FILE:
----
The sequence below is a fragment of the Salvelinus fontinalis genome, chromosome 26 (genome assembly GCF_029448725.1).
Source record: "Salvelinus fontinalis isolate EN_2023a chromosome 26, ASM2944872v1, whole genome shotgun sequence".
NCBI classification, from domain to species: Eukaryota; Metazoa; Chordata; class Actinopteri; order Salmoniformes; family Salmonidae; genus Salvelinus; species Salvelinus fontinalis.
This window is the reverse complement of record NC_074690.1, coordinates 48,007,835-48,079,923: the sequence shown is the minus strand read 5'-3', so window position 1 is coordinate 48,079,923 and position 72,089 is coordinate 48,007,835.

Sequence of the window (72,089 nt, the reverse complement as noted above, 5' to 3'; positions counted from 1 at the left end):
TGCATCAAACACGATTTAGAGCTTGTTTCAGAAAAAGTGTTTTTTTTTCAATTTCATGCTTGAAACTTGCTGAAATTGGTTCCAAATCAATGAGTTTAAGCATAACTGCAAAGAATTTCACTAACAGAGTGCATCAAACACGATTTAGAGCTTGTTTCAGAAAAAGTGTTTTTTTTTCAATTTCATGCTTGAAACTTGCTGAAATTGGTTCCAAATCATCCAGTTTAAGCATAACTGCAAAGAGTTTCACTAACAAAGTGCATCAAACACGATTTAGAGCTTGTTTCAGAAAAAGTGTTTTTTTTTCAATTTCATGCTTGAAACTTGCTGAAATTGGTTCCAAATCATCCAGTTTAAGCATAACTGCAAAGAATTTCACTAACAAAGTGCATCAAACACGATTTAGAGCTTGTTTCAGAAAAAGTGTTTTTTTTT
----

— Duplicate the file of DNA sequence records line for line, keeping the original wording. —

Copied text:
The sequence below is a fragment of the Salvelinus fontinalis genome, chromosome 26 (genome assembly GCF_029448725.1).
Source record: "Salvelinus fontinalis isolate EN_2023a chromosome 26, ASM2944872v1, whole genome shotgun sequence".
NCBI classification, from domain to species: Eukaryota; Metazoa; Chordata; class Actinopteri; order Salmoniformes; family Salmonidae; genus Salvelinus; species Salvelinus fontinalis.
This window is the reverse complement of record NC_074690.1, coordinates 48,007,835-48,079,923: the sequence shown is the minus strand read 5'-3', so window position 1 is coordinate 48,079,923 and position 72,089 is coordinate 48,007,835.

Sequence of the window (72,089 nt, the reverse complement as noted above, 5' to 3'; positions counted from 1 at the left end):
TGCATCAAACACGATTTAGAGCTTGTTTCAGAAAAAGTGTTTTTTTTTCAATTTCATGCTTGAAACTTGCTGAAATTGGTTCCAAATCAATGAGTTTAAGCATAACTGCAAAGAATTTCACTAACAGAGTGCATCAAACACGATTTAGAGCTTGTTTCAGAAAAAGTGTTTTTTTTTCAATTTCATGCTTGAAACTTGCTGAAATTGGTTCCAAATCATCCAGTTTAAGCATAACTGCAAAGAGTTTCACTAACAAAGTGCATCAAACACGATTTAGAGCTTGTTTCAGAAAAAGTGTTTTTTTTTCAATTTCATGCTTGAAACTTGCTGAAATTGGTTCCAAATCATCCAGTTTAAGCATAACTGCAAAGAATTTCACTAACAAAGTGCATCAAACACGATTTAGAGCTTGTTTCAGAAAAAGTGTTTTTTTTT